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What Are Stretch Goals and How to Use Them to Drive Your Business Forward

What Are Stretch Goals and How to Use Them to Drive Your Business Forward


What Are Stretch Goals and How to Use Them to Drive Your Business Forward

Do you consistently hit most of your goals? If yes, then ask yourself — are you challenging yourself enough? True progress is only possible when you set a few goals outside your comfort zone. These are known as stretch goals. 

In a nutshell, stretch goals are challenging goals that you set for yourself or your entire business. In this article, we’ll dig deeper into what stretch goals are, their benefits, and how businesses can maximize them to move forward.  

What Are Stretch Goals, and What Are the Benefits of Using Them?

Stretch goals are challenging and ambitious targets individuals or teams set, usually exceeding their existing resources and abilities. You don’t have to completely accomplish these goals. Rather, they provide motivation and direction to encourage individuals to go beyond and above their usual performance level, even if they don’t quite reach the end goal.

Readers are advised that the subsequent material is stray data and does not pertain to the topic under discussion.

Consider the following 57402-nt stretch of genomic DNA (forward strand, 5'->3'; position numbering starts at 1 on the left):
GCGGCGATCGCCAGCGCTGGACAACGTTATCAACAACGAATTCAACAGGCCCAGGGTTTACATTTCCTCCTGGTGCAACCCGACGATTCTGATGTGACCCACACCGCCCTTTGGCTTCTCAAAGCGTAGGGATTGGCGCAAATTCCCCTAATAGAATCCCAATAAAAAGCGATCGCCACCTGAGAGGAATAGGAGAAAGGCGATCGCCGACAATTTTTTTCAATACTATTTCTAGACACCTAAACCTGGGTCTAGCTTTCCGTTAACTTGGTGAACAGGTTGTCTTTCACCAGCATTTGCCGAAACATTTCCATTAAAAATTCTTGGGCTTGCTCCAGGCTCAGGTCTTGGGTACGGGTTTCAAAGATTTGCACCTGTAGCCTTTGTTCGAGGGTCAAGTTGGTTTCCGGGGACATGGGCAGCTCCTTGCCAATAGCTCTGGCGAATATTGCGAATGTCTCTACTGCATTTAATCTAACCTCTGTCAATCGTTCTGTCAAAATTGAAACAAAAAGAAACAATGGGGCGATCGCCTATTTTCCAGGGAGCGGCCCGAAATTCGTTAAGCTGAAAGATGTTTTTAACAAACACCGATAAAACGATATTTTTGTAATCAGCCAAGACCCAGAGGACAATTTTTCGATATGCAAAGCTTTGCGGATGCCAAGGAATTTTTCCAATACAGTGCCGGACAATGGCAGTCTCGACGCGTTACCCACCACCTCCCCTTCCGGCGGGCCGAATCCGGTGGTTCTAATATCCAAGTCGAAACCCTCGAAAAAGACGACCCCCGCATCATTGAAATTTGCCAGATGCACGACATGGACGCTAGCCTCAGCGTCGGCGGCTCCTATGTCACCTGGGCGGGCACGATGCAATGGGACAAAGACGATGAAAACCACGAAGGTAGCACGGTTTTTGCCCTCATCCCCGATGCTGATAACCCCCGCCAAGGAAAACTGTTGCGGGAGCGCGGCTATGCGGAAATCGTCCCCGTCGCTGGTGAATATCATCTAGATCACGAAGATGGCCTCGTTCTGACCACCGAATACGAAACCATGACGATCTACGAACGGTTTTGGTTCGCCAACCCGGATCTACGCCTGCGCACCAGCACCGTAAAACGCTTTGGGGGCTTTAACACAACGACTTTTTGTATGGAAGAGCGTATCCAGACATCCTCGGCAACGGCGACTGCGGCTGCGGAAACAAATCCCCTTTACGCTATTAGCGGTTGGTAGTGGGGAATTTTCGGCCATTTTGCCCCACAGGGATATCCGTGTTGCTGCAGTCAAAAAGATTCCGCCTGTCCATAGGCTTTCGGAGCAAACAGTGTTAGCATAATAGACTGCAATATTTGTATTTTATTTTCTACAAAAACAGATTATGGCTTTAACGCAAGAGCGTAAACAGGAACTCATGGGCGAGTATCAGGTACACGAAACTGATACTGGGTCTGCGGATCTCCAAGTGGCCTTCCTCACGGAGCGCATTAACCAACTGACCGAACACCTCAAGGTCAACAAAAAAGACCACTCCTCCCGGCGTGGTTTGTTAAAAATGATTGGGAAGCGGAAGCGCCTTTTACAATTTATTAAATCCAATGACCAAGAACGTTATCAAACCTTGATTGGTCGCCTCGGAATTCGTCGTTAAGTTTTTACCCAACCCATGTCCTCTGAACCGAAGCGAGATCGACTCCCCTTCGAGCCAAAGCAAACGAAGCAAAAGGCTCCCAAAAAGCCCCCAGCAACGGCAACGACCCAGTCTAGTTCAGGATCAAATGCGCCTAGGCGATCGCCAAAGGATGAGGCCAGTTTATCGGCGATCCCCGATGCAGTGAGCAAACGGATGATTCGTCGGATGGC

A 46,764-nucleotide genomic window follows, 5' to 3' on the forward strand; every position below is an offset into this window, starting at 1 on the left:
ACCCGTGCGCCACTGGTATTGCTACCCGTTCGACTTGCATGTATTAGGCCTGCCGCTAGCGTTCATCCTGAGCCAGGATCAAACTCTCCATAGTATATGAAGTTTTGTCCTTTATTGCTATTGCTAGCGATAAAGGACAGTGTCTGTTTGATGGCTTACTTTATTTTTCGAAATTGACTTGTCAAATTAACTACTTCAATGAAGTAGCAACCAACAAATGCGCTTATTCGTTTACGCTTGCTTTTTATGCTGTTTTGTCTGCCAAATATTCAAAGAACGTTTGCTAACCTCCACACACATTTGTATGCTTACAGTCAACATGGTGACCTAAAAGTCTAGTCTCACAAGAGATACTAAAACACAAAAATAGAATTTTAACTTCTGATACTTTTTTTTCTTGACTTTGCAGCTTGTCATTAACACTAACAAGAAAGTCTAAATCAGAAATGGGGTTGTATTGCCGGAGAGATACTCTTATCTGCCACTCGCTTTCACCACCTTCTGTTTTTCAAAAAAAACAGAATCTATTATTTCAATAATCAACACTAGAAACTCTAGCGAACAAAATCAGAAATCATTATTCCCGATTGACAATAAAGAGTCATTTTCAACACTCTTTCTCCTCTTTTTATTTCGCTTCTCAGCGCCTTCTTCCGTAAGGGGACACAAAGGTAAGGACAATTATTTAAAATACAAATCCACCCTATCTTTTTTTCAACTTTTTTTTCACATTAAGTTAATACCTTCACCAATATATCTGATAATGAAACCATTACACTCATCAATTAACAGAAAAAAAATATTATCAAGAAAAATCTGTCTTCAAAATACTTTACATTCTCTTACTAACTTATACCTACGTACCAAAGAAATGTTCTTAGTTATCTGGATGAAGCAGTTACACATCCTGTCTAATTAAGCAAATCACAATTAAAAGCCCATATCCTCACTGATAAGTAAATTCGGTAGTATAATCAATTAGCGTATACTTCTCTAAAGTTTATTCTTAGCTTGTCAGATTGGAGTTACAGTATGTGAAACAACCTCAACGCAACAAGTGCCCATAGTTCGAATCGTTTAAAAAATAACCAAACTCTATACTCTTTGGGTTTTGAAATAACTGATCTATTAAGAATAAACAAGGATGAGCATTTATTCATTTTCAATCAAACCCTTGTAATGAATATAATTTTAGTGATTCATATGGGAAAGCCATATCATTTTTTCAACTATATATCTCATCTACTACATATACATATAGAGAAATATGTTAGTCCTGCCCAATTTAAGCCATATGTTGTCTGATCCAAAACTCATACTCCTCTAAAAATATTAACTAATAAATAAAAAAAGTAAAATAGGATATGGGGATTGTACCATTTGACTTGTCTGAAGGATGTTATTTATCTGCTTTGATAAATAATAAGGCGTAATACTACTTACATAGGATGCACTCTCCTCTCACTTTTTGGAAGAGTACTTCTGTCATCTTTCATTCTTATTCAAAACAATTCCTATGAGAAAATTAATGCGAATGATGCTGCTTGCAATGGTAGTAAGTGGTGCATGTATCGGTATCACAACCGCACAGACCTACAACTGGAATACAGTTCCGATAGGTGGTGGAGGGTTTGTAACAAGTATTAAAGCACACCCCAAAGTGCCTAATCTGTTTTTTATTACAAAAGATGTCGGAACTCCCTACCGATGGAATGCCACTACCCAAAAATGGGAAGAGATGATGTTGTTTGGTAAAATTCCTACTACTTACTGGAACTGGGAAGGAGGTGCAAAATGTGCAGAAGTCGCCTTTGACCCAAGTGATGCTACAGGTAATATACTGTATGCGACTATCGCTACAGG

The most significant difference between SMART goals and stretch goals is how realistic they are. SMART stands for specific, measurable, achievable, relevant, and time-bounded. Individuals and teams design SMART goals with the intention of completing them. 

A SMART goal is a foreseen destination, while stretch goals act as a north star. The latter guides you in a specific direction. Think of it this way: you can set a series of SMART goals that build toward a stretch goal. 

Although stretch goals aren’t meant to get you to the finish line, incorporating them into your business guarantees benefits, namely:

Boosts Creativity